The South Asian Tiger
Hausmann, Rodrik, and Velasco on Growth Constraints

DeLong Smackdown Watch

Julian Sanchez gives an effective critique of (i) DeLong's version of preference utilitarianism and of (ii) attempts to figure out how to implement it by asking people what makes them happy.

Notes from the Lounge: No problem, say the utilitarian theorists (and economists), we'll switch to preference utilitarianism, wherein "utility" or "happiness" are defined in terms of the satisfaction of preferences. This has the virtue of realigning the object of maximization with what people subjectively value, which makes for a sturdier fact/value bridge. It has the disadvantage of making it much less clear whether that appealingly simple maximizing structure is still a good fit for the task. Even rendering the very different forms of satisfaction and dissatisfaction people are capable of feeling comparable seemed a bit of a stretch. (How many of the bon vivant's wild nights on the town does it take to equal the same amount of "utility" in the monk's serene satisfaction in a day of contemplation?) Preferences over states of the world that need not be experience by the subject who prefers them make things a much bigger tangle. And should we think it's better for people to have more (and more intense) preferences, so that more of them can be satisfied? But I digress.

DeLong's problem seems to be that he's using this second, preference-based sense of "happiness." But this isn't the colloquial sense of the word.... DeLong is like a Ptolemaic astronomer who... [claims] the proposition that the earth revolves around the sun... [is the same as] the absurd proposition that the earth doesn't exist, since "the earth" is defined as the thing at the center of the universe. Now, if we're defining happiness in terms of preferences, then DeLong's semantic objection isn't as wacky as it initially seemed: The claim that freedom might be more important than happiness amounts to the claim that one prefers freedom to the satisfaction of one's preferences.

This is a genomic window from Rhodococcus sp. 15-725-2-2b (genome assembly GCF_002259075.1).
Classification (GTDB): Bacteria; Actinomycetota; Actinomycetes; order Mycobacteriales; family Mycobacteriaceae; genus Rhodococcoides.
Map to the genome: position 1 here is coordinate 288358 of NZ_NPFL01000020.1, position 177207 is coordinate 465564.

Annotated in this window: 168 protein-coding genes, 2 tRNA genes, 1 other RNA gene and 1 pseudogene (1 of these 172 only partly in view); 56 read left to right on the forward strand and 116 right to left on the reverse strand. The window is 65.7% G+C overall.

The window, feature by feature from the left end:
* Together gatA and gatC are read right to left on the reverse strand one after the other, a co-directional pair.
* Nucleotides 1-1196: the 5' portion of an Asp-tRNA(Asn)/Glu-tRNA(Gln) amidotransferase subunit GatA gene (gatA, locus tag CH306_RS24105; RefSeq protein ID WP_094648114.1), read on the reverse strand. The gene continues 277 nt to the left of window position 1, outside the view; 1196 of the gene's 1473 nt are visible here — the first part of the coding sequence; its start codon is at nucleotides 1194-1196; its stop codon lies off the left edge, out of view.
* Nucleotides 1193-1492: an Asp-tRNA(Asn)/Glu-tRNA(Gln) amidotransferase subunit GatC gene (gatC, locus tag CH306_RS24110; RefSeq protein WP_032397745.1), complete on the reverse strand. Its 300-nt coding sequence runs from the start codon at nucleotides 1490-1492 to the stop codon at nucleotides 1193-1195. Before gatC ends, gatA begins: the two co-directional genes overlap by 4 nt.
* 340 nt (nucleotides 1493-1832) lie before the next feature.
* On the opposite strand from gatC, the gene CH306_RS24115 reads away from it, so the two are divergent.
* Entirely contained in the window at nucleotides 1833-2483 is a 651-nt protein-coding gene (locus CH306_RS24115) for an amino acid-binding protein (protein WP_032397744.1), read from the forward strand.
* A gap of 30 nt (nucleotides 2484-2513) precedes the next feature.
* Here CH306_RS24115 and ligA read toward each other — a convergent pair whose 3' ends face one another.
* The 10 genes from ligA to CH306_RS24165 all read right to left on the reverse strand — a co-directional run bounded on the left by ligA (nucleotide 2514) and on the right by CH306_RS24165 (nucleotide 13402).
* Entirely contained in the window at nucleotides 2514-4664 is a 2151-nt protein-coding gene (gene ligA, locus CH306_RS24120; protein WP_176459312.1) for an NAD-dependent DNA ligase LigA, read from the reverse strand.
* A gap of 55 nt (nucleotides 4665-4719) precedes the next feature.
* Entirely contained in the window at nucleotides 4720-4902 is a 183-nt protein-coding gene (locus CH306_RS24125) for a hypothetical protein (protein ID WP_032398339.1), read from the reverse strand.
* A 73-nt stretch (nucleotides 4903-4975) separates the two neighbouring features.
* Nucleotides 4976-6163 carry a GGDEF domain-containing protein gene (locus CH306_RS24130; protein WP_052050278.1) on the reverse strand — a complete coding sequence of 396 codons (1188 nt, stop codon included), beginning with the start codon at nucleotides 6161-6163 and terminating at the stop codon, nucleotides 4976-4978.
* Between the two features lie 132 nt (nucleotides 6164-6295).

But DeLong then goes on to argue in terms of "regret" and "being happy" when contemplating one's future life, which certainly sounds as though he's conflating the preference-based and experiential senses of happiness.... [T]he discussion further blurs the line between a technical, preference-based sense of happiness in which DeLong's claim sounds right, with happiness as a sort of feeling about how things will go for you. But if we want to stick with the preference-based version of "happiness", then (and this certainly runs against the grain of ordinary English) it no longer makes much sense to talk about "being happy", since "happiness" might be maximized by the choice that leads to my being killed instantly....

[Layard's] book is described as making use of a series of psychological studies about how satisfied people are. And it's only the experiential sense of "happiness" that's going to turn up in studies like that: First, because if you ask people how "happy" they are, then everybody but Brad DeLong is going to interpret that question in the colloquial way....

Powerful and well-argued, but (to me) ultimately unconvincing. For other philosophical traditions have equal or greater weaknesses when used as foundations on which to build discussions of the good life or the good society. And the question, after all, is whether Richard Layard's book should be ignored because of incoherence in its philosophical underpinnings...